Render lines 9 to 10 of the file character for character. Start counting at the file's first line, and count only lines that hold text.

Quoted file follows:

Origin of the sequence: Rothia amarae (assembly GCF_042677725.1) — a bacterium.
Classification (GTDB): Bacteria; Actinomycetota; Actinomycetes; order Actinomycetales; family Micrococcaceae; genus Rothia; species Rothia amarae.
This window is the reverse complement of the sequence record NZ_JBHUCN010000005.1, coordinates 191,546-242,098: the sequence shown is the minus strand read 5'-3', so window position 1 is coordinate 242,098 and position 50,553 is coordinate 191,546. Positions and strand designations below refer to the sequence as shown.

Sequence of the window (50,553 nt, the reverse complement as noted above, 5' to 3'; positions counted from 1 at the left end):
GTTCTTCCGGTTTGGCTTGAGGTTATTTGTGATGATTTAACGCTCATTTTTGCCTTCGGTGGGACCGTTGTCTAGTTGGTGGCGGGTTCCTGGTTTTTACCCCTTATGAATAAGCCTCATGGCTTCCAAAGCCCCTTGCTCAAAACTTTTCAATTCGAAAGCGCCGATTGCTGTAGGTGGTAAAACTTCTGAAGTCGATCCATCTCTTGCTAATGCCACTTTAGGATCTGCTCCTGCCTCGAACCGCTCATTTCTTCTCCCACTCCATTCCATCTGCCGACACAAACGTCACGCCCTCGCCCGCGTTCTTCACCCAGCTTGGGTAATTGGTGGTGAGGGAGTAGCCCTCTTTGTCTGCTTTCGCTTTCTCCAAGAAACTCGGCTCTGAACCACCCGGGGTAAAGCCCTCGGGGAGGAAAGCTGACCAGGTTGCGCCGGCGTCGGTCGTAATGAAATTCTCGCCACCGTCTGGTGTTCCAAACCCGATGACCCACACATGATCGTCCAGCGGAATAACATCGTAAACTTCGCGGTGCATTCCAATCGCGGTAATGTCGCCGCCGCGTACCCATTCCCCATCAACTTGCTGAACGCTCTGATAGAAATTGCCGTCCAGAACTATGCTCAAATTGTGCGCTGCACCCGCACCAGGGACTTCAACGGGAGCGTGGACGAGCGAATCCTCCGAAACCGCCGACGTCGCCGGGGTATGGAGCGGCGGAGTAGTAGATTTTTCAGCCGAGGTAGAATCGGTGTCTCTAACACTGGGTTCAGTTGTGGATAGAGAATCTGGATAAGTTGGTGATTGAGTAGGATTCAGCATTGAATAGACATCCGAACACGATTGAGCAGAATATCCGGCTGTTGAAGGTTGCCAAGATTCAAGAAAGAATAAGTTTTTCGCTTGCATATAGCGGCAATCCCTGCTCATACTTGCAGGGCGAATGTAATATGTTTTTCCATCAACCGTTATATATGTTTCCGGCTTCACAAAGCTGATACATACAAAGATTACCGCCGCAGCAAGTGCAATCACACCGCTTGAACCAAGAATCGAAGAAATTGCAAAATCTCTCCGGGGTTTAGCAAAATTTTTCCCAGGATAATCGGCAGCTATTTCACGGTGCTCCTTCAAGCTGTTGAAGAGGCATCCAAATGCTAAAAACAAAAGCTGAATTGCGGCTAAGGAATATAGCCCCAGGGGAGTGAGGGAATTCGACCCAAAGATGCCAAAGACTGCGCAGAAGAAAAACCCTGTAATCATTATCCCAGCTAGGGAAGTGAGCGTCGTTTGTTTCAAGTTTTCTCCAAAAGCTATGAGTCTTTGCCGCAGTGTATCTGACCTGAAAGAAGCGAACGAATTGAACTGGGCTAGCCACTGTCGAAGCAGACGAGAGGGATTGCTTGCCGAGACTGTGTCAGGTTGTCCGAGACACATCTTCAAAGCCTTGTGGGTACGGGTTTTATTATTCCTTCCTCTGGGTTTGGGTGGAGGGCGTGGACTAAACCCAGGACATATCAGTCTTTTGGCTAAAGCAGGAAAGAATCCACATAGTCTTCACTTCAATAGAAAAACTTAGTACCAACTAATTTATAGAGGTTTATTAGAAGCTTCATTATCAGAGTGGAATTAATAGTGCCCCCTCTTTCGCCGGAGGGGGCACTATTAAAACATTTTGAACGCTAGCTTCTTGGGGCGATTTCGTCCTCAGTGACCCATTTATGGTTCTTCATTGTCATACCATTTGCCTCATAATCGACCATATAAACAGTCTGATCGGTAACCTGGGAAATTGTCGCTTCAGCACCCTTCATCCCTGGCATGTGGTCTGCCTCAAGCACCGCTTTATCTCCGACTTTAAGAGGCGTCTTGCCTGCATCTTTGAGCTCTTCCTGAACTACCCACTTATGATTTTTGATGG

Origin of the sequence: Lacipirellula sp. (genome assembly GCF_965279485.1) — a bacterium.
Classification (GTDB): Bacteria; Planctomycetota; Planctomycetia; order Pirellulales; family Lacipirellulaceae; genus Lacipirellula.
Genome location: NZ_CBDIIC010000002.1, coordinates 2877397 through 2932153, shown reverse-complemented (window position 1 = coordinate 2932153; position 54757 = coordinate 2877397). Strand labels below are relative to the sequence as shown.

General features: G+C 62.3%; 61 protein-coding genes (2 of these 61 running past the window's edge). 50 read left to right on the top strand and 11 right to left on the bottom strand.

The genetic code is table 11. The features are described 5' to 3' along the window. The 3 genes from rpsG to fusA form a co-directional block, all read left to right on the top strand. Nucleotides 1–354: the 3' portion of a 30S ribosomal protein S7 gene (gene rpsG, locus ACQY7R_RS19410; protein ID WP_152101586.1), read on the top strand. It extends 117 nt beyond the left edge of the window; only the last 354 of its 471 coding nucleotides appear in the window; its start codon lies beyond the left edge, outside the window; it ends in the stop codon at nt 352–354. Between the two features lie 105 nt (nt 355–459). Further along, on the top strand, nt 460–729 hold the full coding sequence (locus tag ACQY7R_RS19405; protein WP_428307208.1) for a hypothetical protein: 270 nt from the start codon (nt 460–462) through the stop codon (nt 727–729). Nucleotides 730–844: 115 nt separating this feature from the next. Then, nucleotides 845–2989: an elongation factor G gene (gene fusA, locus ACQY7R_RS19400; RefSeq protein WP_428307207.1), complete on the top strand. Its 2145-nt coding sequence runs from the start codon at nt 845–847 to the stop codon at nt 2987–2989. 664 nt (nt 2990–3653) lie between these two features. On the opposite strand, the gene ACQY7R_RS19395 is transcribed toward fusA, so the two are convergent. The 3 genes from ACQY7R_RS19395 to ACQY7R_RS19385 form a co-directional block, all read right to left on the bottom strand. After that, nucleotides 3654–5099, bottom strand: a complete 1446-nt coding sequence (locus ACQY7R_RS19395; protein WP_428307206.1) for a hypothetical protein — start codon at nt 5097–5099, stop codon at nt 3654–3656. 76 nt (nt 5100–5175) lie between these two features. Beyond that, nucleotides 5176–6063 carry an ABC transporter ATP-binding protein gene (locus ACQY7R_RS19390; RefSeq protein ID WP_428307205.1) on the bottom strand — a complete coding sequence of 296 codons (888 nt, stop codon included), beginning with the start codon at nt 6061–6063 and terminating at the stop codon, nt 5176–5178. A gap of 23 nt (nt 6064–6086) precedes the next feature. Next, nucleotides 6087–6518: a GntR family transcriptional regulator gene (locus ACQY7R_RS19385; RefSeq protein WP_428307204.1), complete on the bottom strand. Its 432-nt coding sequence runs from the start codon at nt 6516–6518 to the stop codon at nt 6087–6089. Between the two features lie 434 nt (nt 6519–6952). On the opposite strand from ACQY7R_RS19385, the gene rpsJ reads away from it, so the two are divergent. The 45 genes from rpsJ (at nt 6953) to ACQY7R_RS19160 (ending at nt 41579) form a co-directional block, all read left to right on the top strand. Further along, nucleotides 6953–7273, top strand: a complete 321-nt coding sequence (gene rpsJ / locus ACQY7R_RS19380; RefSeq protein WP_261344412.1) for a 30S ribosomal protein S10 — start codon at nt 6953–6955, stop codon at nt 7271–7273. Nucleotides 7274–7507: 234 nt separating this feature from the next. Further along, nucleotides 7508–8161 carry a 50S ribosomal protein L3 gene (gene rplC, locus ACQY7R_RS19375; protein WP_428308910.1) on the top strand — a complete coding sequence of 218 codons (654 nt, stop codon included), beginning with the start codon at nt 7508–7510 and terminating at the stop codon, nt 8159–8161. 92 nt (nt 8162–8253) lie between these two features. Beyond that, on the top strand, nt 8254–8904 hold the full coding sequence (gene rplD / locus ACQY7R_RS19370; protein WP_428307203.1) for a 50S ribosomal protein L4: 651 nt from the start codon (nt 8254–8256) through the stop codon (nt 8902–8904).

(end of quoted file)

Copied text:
General features: G+C 62.3%; 61 protein-coding genes (2 of these 61 running past the window's edge). 50 read left to right on the top strand and 11 right to left on the bottom strand.

The genetic code is table 11. The features are described 5' to 3' along the window. The 3 genes from rpsG to fusA form a co-directional block, all read left to right on the top strand. Nucleotides 1–354: the 3' portion of a 30S ribosomal protein S7 gene (gene rpsG, locus ACQY7R_RS19410; protein ID WP_152101586.1), read on the top strand. It extends 117 nt beyond the left edge of the window; only the last 354 of its 471 coding nucleotides appear in the window; its start codon lies beyond the left edge, outside the window; it ends in the stop codon at nt 352–354. Between the two features lie 105 nt (nt 355–459). Further along, on the top strand, nt 460–729 hold the full coding sequence (locus tag ACQY7R_RS19405; protein WP_428307208.1) for a hypothetical protein: 270 nt from the start codon (nt 460–462) through the stop codon (nt 727–729). Nucleotides 730–844: 115 nt separating this feature from the next. Then, nucleotides 845–2989: an elongation factor G gene (gene fusA, locus ACQY7R_RS19400; RefSeq protein WP_428307207.1), complete on the top strand. Its 2145-nt coding sequence runs from the start codon at nt 845–847 to the stop codon at nt 2987–2989. 664 nt (nt 2990–3653) lie between these two features. On the opposite strand, the gene ACQY7R_RS19395 is transcribed toward fusA, so the two are convergent. The 3 genes from ACQY7R_RS19395 to ACQY7R_RS19385 form a co-directional block, all read right to left on the bottom strand. After that, nucleotides 3654–5099, bottom strand: a complete 1446-nt coding sequence (locus ACQY7R_RS19395; protein WP_428307206.1) for a hypothetical protein — start codon at nt 5097–5099, stop codon at nt 3654–3656. 76 nt (nt 5100–5175) lie between these two features. Beyond that, nucleotides 5176–6063 carry an ABC transporter ATP-binding protein gene (locus ACQY7R_RS19390; RefSeq protein ID WP_428307205.1) on the bottom strand — a complete coding sequence of 296 codons (888 nt, stop codon included), beginning with the start codon at nt 6061–6063 and terminating at the stop codon, nt 5176–5178. A gap of 23 nt (nt 6064–6086) precedes the next feature. Next, nucleotides 6087–6518: a GntR family transcriptional regulator gene (locus ACQY7R_RS19385; RefSeq protein WP_428307204.1), complete on the bottom strand. Its 432-nt coding sequence runs from the start codon at nt 6516–6518 to the stop codon at nt 6087–6089. Between the two features lie 434 nt (nt 6519–6952). On the opposite strand from ACQY7R_RS19385, the gene rpsJ reads away from it, so the two are divergent. The 45 genes from rpsJ (at nt 6953) to ACQY7R_RS19160 (ending at nt 41579) form a co-directional block, all read left to right on the top strand. Further along, nucleotides 6953–7273, top strand: a complete 321-nt coding sequence (gene rpsJ / locus ACQY7R_RS19380; RefSeq protein WP_261344412.1) for a 30S ribosomal protein S10 — start codon at nt 6953–6955, stop codon at nt 7271–7273. Nucleotides 7274–7507: 234 nt separating this feature from the next. Further along, nucleotides 7508–8161 carry a 50S ribosomal protein L3 gene (gene rplC, locus ACQY7R_RS19375; protein WP_428308910.1) on the top strand — a complete coding sequence of 218 codons (654 nt, stop codon included), beginning with the start codon at nt 7508–7510 and terminating at the stop codon, nt 8159–8161. 92 nt (nt 8162–8253) lie between these two features. Beyond that, on the top strand, nt 8254–8904 hold the full coding sequence (gene rplD / locus ACQY7R_RS19370; protein WP_428307203.1) for a 50S ribosomal protein L4: 651 nt from the start codon (nt 8254–8256) through the stop codon (nt 8902–8904).